It's easy to gain weight during the holidays, at all those parties and big dinners.
But, says Men's Health magazine Senior Editor Matt Bean, you can enjoy yourself without expanding your waistline by eating right. You just have to know what to eat, and what not to.
Men's Health is out with a book called "Eat This, Not That," a guide to the good and bad foods in your life, geared toward helping you make smart food choices all year. And Bean says the holiday season is a case in point.
FRONT-LOAD WITH PROTEIN
The protein station is an arena you'll want to hover around that isn't necessarily bad for your holiday eating. Lettuce wraps, turkey slices, or other meat appetizers are good options, because they will keep you full longer -- they need more time to digest than muffins, bread or crackers.
SELECT YOUR SIN
If you know you're going to indulge in alcohol, don't indulge in food or, if you're going to indulge in food, don't indulge in alcohol. Pick your vice of choice and stick with it, and always try to keep it in moderation.
SHRINK YOUR PLATE
We've heard it before, but it's always worth hearing again: People tend to over-serve on larger plates. And a two-inch difference in plate diameter would result in 22 percent fewer calories served, and weight loss of around 18 pounds per year. So, pick the small plate in the buffet line; you can always go back.
BUDGET YOUR CALORIES
If you're heading to a party and you know you'll be surrounded by food, prepare for it by cutting your portions in half during the rest of the day. If you can save 300 to 500 calories before a party, that means you can eat more later. But don't go to a party starving: Overeating is a real danger there.
TALK MORE, EAT LESS
The whole point of a party is to catch up with people, so spend more time chatting and less time chewing. At the dinner table, take a few bites, then strike up a conversation with the person sitting next to you. Another trick is to match your partner or the person you're talking with, bite for bite. A British study found fast-eating men were 84 percent more likely to be overweight than slower eaters.
TAKE A WALK
Before choosing food from the buffet table, take a lap all the way around to determine the foods you want. Choose those first, and add extras only if your plate has room. That way, you'll indulge in exactly what you want, and won't end up going back to the buffet table for the piece you missed but are dying to have.
FOODS TO SERVE
Eat This: Tomato Brushetta, 200 cals, 4 grams of fat
Plus: You get a full serving of vegetables and licopene, which helps prevent heart disease. The dip is barely linked to any vegetable.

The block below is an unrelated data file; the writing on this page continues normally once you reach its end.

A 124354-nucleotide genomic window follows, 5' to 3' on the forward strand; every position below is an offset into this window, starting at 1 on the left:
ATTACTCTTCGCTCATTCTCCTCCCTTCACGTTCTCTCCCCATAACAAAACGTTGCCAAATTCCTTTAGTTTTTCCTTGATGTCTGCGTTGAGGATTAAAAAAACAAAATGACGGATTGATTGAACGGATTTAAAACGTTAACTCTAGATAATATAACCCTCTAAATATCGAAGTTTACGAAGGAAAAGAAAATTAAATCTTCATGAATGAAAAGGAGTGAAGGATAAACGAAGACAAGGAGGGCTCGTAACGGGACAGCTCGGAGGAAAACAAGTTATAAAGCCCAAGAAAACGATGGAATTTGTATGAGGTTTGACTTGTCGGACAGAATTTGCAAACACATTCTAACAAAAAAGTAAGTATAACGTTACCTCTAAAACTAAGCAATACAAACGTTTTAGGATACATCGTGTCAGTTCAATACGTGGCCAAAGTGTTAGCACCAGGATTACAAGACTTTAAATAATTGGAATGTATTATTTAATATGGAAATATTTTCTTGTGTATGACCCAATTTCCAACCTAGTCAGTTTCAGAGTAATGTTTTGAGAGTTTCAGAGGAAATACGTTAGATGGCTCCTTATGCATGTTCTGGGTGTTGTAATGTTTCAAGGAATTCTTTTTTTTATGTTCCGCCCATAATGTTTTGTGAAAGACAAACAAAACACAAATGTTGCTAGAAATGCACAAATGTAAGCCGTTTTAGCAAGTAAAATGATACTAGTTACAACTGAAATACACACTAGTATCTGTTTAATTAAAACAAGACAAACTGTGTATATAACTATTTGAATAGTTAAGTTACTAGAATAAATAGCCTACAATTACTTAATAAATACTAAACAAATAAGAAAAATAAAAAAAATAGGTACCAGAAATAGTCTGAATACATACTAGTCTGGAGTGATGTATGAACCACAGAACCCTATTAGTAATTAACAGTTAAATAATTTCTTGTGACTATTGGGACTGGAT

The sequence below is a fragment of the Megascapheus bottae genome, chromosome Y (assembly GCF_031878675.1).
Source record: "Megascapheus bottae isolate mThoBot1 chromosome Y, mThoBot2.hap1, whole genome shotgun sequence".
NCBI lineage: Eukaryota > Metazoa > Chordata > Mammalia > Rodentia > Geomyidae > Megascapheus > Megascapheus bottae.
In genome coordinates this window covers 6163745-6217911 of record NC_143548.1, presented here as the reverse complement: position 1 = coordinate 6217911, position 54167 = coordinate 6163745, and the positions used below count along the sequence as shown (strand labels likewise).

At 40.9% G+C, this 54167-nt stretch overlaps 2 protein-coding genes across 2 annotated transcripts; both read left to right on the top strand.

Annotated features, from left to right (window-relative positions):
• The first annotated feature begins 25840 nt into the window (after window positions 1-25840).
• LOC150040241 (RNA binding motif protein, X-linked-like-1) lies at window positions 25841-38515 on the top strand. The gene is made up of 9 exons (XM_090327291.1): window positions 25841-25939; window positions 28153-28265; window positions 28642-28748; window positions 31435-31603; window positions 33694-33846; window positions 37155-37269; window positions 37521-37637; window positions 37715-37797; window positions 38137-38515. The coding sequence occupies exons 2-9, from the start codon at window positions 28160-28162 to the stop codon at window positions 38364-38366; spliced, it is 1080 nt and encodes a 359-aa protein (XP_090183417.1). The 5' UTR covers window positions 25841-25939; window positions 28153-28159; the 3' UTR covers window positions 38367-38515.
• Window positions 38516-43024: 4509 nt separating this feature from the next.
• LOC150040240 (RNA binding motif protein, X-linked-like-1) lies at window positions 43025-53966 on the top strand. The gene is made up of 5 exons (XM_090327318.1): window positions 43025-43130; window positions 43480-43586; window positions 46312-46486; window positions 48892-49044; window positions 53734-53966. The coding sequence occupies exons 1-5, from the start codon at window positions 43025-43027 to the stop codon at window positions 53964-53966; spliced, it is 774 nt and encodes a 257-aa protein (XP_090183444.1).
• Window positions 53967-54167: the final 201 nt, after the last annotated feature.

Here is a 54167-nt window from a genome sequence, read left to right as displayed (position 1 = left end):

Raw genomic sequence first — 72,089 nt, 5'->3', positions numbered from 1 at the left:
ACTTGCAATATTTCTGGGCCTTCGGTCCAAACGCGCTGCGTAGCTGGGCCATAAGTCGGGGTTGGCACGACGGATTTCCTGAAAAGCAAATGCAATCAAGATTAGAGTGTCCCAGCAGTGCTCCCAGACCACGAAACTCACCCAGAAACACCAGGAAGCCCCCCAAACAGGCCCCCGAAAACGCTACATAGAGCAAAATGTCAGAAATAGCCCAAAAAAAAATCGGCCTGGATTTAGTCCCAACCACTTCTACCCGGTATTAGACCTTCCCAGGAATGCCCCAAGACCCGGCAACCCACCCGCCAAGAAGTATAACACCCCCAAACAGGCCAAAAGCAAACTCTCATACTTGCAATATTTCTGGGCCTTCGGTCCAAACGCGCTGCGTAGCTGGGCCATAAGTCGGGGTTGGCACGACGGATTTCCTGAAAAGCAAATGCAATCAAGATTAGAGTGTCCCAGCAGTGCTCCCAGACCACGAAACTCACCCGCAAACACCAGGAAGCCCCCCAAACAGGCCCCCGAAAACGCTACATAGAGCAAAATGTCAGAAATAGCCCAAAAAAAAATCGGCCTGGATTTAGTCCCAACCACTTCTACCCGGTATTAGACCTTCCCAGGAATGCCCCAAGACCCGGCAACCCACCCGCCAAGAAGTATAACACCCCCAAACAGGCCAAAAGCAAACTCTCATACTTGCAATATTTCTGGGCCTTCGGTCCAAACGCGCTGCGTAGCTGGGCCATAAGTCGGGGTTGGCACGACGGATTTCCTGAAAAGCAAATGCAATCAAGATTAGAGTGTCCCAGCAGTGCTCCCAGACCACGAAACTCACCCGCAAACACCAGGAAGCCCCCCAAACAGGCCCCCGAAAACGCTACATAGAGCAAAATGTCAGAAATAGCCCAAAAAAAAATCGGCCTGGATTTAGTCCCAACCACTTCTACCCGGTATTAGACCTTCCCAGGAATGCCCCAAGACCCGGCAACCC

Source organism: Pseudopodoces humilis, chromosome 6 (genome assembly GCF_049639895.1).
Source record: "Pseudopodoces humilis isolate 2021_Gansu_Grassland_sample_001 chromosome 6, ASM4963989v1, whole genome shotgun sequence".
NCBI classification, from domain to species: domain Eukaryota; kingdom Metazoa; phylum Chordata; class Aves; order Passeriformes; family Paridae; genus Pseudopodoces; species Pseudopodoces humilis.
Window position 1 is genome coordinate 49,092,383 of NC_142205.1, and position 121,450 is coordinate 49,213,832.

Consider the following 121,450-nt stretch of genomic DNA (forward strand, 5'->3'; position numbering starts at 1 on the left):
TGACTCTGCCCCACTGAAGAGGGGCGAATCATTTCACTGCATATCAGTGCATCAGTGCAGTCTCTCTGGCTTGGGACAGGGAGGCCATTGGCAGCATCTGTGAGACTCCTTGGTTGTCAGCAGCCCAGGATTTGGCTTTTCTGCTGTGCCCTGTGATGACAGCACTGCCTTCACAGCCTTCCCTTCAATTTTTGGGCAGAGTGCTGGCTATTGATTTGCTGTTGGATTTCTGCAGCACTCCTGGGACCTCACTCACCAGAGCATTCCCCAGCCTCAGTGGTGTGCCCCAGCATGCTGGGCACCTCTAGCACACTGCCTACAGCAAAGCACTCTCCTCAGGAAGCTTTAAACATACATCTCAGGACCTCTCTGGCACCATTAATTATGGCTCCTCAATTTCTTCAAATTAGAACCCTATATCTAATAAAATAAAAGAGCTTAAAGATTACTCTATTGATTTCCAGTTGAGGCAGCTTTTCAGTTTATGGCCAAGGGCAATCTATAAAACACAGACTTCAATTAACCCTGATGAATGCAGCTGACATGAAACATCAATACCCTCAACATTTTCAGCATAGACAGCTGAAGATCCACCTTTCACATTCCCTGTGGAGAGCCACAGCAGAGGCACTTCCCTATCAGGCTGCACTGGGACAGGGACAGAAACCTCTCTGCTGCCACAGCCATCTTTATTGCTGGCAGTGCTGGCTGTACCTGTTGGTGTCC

Not That: Spinach Artichoke Dip, 325 cals, 19 grams of fat
Eat This: Glass of Red Wine (5 oz) 125 cals
Plus: research shows that pinot noir has the highest concentration of the flavonoids in wine that actually help protect the cardiovascular system.
Not That: Glass of Beer (12 oz) 159 cals Although there are almost the same amount of calories, red wine will give you flavonoids, and therefore will help your heart. Beer will make you feel bloated.
Eat This: Beef Tenderloin (6 oz), 300 cals, 15 grams of fat
Plus: Save cash by buying the whole tenderloin. To prepare, rub the lean beef with olive oil, garlic and roast rosemary and you have a no-fail holiday favorite.
Not That: Prime Rib (6 oz), 600 cals, 25 grams of fat
Note: The rib roasts used to make Prime Rib are the most caloric cuts of beef and full of surface and intramuscular fat. Which makes it delicious and tender, but unhealthy.
Eat This: Roasted Red Potatoes, 100 cals, 5 grams of fat
Plus: Any roasted vegetable with the right seasoning will be a welcome addition to a plate.
Not That: Baked Potato with butter and sour cream, 400 cals, 14 grams of fat
Note: When you add other favorites like bacon and cheese you can up the calorie count another 100 - 200 calories. That's nearly a full meal. Baked potatoes with dressings are submarines for fat.
NOTE: The yam is a better alternative to both of these....
Eat This: Chocolate Fondue with Cut up Fruit, 200 cals, 8 grams of fat
Plus: Go with dark chocolate instead of milk chocolate and you'll get deeper flavor with added antioxidants from the chocolate.
Not That: Pecan Pie, 450 calories per slice, 21 grams of fat
Note: The healthy fat from the pecans is not enough to justify the extra load of corn syrup calories.
Men's Health has a new "Eat This, Not That!" iPhone App. It's a grocery store companion providing cooking tips and on-the-go advice. It's available on Men'sHealth.com.